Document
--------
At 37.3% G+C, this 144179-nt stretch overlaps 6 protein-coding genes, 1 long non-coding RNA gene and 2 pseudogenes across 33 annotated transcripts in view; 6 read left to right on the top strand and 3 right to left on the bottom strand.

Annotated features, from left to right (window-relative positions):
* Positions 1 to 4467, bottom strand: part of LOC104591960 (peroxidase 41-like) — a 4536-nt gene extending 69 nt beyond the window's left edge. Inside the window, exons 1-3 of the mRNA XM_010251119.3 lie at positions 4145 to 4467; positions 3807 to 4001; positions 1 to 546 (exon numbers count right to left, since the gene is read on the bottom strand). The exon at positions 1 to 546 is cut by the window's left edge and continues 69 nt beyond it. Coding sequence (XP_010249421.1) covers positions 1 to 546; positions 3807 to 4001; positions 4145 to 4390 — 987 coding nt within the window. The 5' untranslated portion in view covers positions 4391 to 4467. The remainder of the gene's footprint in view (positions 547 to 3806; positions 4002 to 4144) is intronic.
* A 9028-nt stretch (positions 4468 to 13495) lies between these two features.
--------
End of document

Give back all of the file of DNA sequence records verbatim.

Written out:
At 37.3% G+C, this 144179-nt stretch overlaps 6 protein-coding genes, 1 long non-coding RNA gene and 2 pseudogenes across 33 annotated transcripts in view; 6 read left to right on the top strand and 3 right to left on the bottom strand.

Annotated features, from left to right (window-relative positions):
* Positions 1 to 4467, bottom strand: part of LOC104591960 (peroxidase 41-like) — a 4536-nt gene extending 69 nt beyond the window's left edge. Inside the window, exons 1-3 of the mRNA XM_010251119.3 lie at positions 4145 to 4467; positions 3807 to 4001; positions 1 to 546 (exon numbers count right to left, since the gene is read on the bottom strand). The exon at positions 1 to 546 is cut by the window's left edge and continues 69 nt beyond it. Coding sequence (XP_010249421.1) covers positions 1 to 546; positions 3807 to 4001; positions 4145 to 4390 — 987 coding nt within the window. The 5' untranslated portion in view covers positions 4391 to 4467. The remainder of the gene's footprint in view (positions 547 to 3806; positions 4002 to 4144) is intronic.
* A 9028-nt stretch (positions 4468 to 13495) lies between these two features.